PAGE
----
Just today Robinhood released its own banking with 3% annual yield. The money will be SIPC insured. While I understand that SIPC wont cover my investments losing their value, however the cash in the Robinhood saving account should always be insured or not?

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    SIPC insurance only protects the custody function of the broker dealer. It does not protect the value of your securities so if ever caught in up in that snafu, trade short against the box at another broker if you want protect declining value. That may give you some tax reporting issues but that's the least of your worries if you lose access to your portfolio. Dec 14, 2018 at 4:03
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    Robinhood's new support page says they will be investing your money in safe assets such as U.S. treasuries. It still isn't clear to me what else they might be investing in and who eats the cost if those investments lose value.
    – Adam Johns
    Dec 14, 2018 at 18:11
  • Yup, SIPC made a statement saying they wont cover it as its not traditionally what money in a brokerage account is supposed to be for. Will have to see what happens Dec 14, 2018 at 22:18
  • With a name like that .... :P
    – Lawrence
    Dec 15, 2018 at 1:40

3 Answers 3


Your money is likely not insured as the SIPC said that the accounts they insure are not meant to hold cash strictly for savings.

Cash balances sitting in accounts collecting interest for a long period of time also skirt the SIPC rules on what's covered in the event of a collapse, Harbeck said. It may fall under the category of a loan because the brokerage can take that money and invest it income-generating investments like Treasury securities. A loan wouldn't be covered by the fund.


Until there is a definitive answer from the SIPC I would not expect your money to be safe in a Robinhood checking/savings account.


Obviously the news has fleshed out a little bit but it might be worth simply examining things from a high level.

When you send $100 to your bank, it goes in your bank's balance sheet and the bank issues an IOU for $100. Your bank then lends part of your $100 or does whatever with that money up to the regulatory limits of what it's allowed to do with that money. The $100 isn't really yours at that point, the bank simply owes you $100. FDIC insurance will cover the IOU up to the limits prescribed.

When you send $100 to your securities broker, your broker just holds on to it for you. If you direct your broker to buy 10 shares of ABC, you no longer have $100, you now have 10 shares of ABC. SIPC coverage ensures the you keep your 10 shares of ABC should your broker fail because barring various agreements about your broker's ability to lend your shares etc, they're your shares. Your broker doesn't get to lend your money as a fractional reserve like your bank, it's simply holding on to your $100 for you until you buy a security.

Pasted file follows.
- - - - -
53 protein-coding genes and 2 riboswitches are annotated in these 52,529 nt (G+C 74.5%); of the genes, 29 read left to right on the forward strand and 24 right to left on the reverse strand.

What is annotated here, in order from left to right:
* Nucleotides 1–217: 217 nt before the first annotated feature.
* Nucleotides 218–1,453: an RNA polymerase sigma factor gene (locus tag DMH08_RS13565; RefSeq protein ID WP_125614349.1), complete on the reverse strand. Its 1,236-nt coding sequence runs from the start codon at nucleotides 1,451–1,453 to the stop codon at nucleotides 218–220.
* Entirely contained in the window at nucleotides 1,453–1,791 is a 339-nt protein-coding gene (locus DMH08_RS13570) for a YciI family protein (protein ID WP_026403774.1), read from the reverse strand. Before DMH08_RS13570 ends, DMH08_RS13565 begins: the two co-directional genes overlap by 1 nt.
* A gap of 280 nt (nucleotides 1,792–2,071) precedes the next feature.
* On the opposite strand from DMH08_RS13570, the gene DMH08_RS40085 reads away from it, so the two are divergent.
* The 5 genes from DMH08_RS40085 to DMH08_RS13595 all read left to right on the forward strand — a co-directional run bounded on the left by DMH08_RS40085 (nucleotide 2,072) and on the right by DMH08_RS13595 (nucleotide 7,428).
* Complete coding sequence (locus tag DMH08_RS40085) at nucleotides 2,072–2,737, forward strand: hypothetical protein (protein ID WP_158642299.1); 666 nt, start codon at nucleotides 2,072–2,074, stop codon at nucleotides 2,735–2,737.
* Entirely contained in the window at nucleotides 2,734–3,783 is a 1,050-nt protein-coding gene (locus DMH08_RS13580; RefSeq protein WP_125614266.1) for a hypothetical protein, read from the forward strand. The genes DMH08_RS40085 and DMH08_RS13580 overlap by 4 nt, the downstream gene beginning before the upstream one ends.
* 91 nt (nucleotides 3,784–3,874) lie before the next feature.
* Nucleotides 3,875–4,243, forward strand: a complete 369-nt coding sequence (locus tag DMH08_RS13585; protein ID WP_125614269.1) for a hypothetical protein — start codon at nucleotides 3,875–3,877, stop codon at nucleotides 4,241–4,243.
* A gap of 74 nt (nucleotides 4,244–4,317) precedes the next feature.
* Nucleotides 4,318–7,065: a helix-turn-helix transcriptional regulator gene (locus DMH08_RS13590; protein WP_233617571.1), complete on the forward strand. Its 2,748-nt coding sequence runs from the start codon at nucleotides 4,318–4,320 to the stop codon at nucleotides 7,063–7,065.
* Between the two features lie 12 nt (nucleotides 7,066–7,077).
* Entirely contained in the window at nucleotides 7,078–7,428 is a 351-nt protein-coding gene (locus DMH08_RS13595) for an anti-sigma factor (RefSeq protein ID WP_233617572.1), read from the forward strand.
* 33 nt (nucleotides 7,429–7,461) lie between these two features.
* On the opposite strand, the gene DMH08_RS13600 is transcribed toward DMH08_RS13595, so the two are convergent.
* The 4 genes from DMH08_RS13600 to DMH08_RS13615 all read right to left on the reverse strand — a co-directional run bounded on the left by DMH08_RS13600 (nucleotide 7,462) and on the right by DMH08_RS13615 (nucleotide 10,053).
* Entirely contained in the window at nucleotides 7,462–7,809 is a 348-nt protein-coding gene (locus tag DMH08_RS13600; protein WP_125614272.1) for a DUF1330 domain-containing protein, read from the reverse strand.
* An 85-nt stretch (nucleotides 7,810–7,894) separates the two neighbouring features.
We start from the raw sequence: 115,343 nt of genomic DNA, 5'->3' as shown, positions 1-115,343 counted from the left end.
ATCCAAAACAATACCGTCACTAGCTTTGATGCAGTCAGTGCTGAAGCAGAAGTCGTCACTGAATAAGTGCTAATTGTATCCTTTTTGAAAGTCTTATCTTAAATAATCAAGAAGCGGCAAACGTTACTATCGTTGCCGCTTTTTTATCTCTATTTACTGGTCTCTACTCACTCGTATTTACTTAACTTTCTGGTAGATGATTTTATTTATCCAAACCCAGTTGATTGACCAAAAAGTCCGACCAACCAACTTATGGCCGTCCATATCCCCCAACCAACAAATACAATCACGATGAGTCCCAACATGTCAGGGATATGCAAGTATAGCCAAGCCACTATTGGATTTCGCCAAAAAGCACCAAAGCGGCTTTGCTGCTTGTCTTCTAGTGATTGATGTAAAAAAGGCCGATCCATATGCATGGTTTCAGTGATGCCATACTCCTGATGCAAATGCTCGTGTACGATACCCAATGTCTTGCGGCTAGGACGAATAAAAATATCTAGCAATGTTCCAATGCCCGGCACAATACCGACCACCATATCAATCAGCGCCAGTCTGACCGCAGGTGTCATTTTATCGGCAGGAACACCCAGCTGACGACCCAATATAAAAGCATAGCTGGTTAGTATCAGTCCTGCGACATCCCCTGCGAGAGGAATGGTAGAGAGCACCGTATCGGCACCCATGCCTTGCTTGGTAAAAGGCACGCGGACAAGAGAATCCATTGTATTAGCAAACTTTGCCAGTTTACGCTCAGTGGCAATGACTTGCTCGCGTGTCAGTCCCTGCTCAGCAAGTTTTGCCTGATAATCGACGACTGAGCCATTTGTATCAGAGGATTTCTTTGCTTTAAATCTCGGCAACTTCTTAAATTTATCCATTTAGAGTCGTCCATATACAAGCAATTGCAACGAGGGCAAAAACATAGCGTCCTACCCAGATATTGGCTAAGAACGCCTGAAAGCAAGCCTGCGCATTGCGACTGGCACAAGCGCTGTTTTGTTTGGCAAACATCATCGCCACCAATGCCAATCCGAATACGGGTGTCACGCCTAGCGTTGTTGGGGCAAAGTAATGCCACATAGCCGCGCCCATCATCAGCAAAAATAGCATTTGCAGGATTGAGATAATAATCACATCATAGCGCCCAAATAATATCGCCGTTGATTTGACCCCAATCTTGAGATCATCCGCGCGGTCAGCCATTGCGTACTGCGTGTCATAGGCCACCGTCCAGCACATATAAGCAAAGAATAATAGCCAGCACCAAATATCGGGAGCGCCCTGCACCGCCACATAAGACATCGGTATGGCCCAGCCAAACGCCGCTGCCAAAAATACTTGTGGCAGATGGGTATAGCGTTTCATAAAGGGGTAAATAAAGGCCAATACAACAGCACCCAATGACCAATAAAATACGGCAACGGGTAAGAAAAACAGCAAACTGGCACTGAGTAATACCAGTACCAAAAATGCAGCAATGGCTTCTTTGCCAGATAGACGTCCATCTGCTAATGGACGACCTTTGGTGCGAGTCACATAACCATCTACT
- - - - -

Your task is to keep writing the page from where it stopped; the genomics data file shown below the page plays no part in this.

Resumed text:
It's not clear what Robinhood thought it was doing here and as is common with Robinhood there's basically no point to reading what Robinhood published about it. It's not clear if Robinhood didn't know SIPC doesn't cover cash (though if you look below I'm not sure how that could be the case). Many brokers have a "sweep" function to push your cash in to a money market because the units of the money market fund are covered by SIPC (though at this point the big brokers also have bank subsidiaries to get your cash covered by FDIC; just Google "cash sweep"). It's very possible that Robinhood's real plan is/was to push your deposits in to a Money Market Fund that has a fee structure allowing it to keep the excess earned beyond 3%. Money market checking accounts aren't unusual, though advertising a guaranteed interest rate probably contravenes an SEC regulation; and the filing paperwork on that mutual fund would likely exist already if that was the plan.


How is my cash protected:

SIPC protects cash in a brokerage firm account from the sale of or for the purchase of securities. Cash held in connection with a commodities trade is not protected by SIPC. Money market mutual funds, often thought of as cash, are protected as securities by SIPC. SIPC protects cash held by the broker for customers in connection with the customers’ purchase or sale of securities whether the cash is in U.S. dollars or denominated in non-U.S. dollar currency.

Personally, I don't think this is vague. Basically, the cash you have in your account because you just sold something or were about to buy something is intra-day protected. If you have to hold cash for some period of time as collateral for something like a commodities trade, which is one of the few reasons to have your securities custodian hold cash for you, is specifically not protected. Money market fund units are specifically protected and clarified as not cash. SIPC specifically does not cover cash that you leave sitting around; and as I mentioned earlier most (all) other brokers/custodians have a cash sweep function so even though you don't realize it your cash is really mutual fund units and SIPC covered.

Further, if you thought that was at all vague there's this gem at the bottom:

Except as specifically provided above [a list of things that ARE securities], the term “security” does not include any

  • currency, or
  • any commodity or related contract or futures contract, or
  • any warrant or right to subscribe to or purchase or sell any of the foregoing.

There is a 250000 $ limit on the guarantees, so if you have more than that, the extra would not be insure.

Also, understand that - as in every bank - the insurance is for bankruptcy of the bank, not for scams. If someone gets your password and transfers the money out, or tricks you into giving it to him, you are not insured - only if Robinhood goes bankrupt.

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